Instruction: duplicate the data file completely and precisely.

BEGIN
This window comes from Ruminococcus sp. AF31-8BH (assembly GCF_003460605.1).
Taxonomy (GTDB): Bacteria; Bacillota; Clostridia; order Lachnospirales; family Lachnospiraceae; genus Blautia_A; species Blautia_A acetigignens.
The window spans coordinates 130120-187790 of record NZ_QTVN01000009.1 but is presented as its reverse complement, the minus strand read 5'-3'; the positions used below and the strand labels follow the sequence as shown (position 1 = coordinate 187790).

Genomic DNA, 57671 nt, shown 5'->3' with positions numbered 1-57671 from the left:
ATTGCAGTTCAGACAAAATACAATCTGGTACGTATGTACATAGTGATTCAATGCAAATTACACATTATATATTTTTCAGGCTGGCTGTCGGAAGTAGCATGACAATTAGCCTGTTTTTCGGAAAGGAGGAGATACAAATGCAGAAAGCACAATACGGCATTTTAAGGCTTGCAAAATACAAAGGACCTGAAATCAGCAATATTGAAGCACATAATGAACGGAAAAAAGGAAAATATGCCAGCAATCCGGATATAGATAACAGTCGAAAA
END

This window comes from Ruminococcus sp. AF31-8BH (assembly GCF_003460605.1).
Taxonomy (GTDB): Bacteria; Bacillota; Clostridia; order Lachnospirales; family Lachnospiraceae; genus Blautia_A; species Blautia_A acetigignens.
The window spans coordinates 130120-187790 of record NZ_QTVN01000009.1 but is presented as its reverse complement, the minus strand read 5'-3'; the positions used below and the strand labels follow the sequence as shown (position 1 = coordinate 187790).

Genomic DNA, 57671 nt, shown 5'->3' with positions numbered 1-57671 from the left:
ATTGCAGTTCAGACAAAATACAATCTGGTACGTATGTACATAGTGATTCAATGCAAATTACACATTATATATTTTTCAGGCTGGCTGTCGGAAGTAGCATGACAATTAGCCTGTTTTTCGGAAAGGAGGAGATACAAATGCAGAAAGCACAATACGGCATTTTAAGGCTTGCAAAATACAAAGGACCTGAAATCAGCAATATTGAAGCACATAATGAACGGAAAAAAGGAAAATATGCCAGCAATCCGGATATAGATAACAGTCGAAAA